Antarctica

Antarctica
by ʇolɐǝz ǝɥʇ qoq

Submit your Photo
Hall of Fame

Please participate in Meta
and help us grow.

Hot answers tagged

9

The longevity of developed photographic film is a variable. This depends on the quality of the processing. If the process is well done, the fixing step has gone to completion and there will be no unexposed, thus undeveloped silver salt crystals. If fixing is incomplete, these crystals will in time self-reduce and blacken. If present in quality, the ...


6

It appears you have an intermittent light leak that is reaching the film while it is wound tightly on a spool, possibly the take up spool inside the camera. The distance between the bands in your sample and the differences in intensity look like the same event caused all three at a time when the area with the darkest band was on top and the areas with the ...


4

Film often fogs for two reasons; age or uncontrolled light exposure. With age, the film exhibits similar characteristics as with the first image. The fogging effect is evenly distributed throughout the length of the film. With uncontrolled light exposure (a light leak) you'll get similar effect, albeit more blotchy and often only around the edges of the ...


4

Assuming you're not talking about the normal exposure interval delay in closing the shutter after opening it, you should never experience any noticable delay in opening the shutter after pressing the shutter button unless: Your batteries are low. The self timer is slightly engaged. There is an electrical fault in the metering system. The batteries ...


4

You said you own an 18-55mm zoom lens. You can just set that one to 35mm and 50mm (there is a scale on the barrel that tells you what focal length your current zoom position corresponds to). That way, you can see the field of view each focal length gives you for yourself. Even though the same focal length will give you a different field of view on ...


3

Put a gel filter over your flash. Golden or orange (especially the CTO) will be best. These filters are available from various manufacturers and holders are also available,if you desire one. There is a product from Rosco that includes variety of pre-cut filters for this purpose that includes various effect colors, but also balancing ones. It is called The ...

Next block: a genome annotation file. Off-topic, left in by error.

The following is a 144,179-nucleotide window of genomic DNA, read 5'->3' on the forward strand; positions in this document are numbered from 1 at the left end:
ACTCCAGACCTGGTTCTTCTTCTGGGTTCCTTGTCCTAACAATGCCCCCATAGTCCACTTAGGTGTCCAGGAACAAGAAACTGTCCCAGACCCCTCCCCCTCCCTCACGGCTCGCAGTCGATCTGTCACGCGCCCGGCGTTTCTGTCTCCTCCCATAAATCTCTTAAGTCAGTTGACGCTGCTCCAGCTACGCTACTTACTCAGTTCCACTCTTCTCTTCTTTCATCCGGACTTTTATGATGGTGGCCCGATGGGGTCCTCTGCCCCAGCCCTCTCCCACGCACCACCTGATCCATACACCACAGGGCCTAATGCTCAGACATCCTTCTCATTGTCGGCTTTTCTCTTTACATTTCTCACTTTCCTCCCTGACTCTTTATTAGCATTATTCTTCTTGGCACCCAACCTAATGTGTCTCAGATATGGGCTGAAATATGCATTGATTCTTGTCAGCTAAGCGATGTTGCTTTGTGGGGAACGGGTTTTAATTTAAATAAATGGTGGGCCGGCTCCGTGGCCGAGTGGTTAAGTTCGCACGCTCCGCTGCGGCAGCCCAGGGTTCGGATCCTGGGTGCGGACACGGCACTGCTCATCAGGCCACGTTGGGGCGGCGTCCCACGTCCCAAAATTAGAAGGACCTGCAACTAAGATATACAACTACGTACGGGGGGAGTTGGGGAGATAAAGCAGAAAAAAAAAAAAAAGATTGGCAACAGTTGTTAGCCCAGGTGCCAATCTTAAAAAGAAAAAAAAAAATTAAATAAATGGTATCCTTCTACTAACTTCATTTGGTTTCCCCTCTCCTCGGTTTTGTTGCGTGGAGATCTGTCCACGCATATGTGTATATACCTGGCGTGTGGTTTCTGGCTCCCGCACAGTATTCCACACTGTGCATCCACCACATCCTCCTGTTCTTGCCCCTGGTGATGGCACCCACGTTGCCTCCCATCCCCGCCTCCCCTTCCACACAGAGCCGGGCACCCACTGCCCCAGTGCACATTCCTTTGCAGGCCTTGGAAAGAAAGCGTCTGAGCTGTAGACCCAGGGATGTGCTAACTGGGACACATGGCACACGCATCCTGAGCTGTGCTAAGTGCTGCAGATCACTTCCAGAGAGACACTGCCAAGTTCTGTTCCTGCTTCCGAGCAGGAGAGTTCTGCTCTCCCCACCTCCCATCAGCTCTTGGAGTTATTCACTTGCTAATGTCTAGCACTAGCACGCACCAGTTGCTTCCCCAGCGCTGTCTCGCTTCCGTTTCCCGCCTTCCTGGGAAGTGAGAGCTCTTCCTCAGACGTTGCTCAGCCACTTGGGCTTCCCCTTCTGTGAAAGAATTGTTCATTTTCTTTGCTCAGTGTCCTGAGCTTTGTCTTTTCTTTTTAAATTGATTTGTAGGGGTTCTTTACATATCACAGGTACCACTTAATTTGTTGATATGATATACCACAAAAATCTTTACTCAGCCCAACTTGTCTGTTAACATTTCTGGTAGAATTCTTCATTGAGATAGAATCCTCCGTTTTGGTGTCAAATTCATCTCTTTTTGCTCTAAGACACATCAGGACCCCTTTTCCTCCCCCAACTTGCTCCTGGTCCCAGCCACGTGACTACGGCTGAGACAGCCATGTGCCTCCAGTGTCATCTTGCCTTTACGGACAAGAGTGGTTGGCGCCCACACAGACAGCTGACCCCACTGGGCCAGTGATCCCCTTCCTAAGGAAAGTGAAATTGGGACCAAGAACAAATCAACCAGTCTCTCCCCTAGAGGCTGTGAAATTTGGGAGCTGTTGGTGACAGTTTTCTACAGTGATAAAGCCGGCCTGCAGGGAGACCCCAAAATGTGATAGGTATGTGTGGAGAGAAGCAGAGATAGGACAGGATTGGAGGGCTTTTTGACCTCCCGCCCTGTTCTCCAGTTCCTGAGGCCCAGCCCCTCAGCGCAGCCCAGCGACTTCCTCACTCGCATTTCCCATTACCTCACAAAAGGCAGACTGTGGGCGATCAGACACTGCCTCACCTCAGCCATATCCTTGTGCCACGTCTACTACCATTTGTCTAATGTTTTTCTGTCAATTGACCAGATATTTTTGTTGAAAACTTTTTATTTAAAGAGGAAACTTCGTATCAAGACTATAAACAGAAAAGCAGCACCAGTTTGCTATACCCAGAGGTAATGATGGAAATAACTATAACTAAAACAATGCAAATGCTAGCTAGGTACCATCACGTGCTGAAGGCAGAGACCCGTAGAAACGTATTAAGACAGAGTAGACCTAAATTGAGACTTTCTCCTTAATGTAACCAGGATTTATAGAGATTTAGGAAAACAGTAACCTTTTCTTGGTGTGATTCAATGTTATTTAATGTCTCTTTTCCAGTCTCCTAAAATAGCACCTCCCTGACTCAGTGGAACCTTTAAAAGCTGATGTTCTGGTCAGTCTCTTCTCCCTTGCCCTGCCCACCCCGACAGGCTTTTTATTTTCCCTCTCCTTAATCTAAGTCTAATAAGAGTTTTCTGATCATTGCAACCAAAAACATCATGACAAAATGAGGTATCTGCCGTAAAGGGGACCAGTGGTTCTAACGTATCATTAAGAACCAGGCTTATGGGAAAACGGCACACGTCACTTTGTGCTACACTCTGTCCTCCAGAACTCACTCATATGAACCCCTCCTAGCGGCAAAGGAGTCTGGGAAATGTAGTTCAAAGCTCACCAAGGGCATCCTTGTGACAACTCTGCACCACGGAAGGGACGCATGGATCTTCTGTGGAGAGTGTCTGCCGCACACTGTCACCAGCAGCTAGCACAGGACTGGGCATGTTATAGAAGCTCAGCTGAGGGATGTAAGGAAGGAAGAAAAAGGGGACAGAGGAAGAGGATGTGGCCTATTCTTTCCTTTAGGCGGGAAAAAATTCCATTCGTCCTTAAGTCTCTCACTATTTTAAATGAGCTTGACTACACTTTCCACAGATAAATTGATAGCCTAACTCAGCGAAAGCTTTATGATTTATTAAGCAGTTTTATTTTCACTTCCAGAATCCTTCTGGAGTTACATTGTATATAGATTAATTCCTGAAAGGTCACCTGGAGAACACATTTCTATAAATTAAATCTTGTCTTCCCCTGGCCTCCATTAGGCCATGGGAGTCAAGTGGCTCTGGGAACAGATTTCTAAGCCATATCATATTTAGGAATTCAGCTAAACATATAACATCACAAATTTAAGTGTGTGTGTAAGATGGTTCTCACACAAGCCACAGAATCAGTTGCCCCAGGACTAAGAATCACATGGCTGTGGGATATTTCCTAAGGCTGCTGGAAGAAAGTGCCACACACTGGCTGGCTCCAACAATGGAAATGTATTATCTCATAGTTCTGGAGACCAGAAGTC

3

The difference between 21mm and 28mm doesn't sound like all that much. But as focal lengths get shorter the difference per millimeter in focal length gets larger. In theory a 21mm lens should yield about a one third wider field of view than a 28mm lens. For a 35mm film camera that would be the difference between a 75º diagonal FoV for the 28mm lens and a ...


3

It really is a personal decision. Myself, I would bring the 28mm only and stitch together multiple images to get a wider shot if necessary. While backpacking I'm much more concerned with weight than the few extra minutes a stitch will take to capture and create later in post.


3

Googling around, it looks like you might be thinking of a Sawyer Bi-Lens 35mm slide viewer. Some were stereoscopes, some weren't, and apparently, some came with a built-in light and some didn't. It looks like there are a number for sale on eBay and the like (mostly with the built-in light and not the diffusion panel on the back), but as these are '50s / '...


3

Aperture has an obvious effect on two things: depth of field and exposure level. That means that the answer comes in two parts. First, exposure. Here, the important thing is the amount of light hitting any given point on the sensor, not total area. See more at Do the same camera settings lead to the same exposure across different sensor sizes?, but the ...


3

If a negative is pale and hard to see, then it means that not enough light reached the film. Basically, the pictures were grossly underexposed. Unfortunately, with film you don't get any feedback until the whole roll is developed. There may possibly be something mechanically wrong with the camera, the auto-exposure system of your camera, or most likely, ...


3

If a negative is pale and hard to see, then it means that not enough light reached the film. There could be a number of reasons for this. For one reason or another, the image is underexposed. When you get the CD with the photos, I would imagine that the images will be very very dark. The actual exposure time was too fast or the aperture was too small. Did ...


3

The Nikon FA manual is interesting reading... On Page 39 there is a description of the exposure metering system that I think explains the delay you're encountering. Basically, when using one of the automatic modes, the metering system reads the exposure data and compares that to the patterns (about 30,000) stored in memory in order to determine the correct ...


3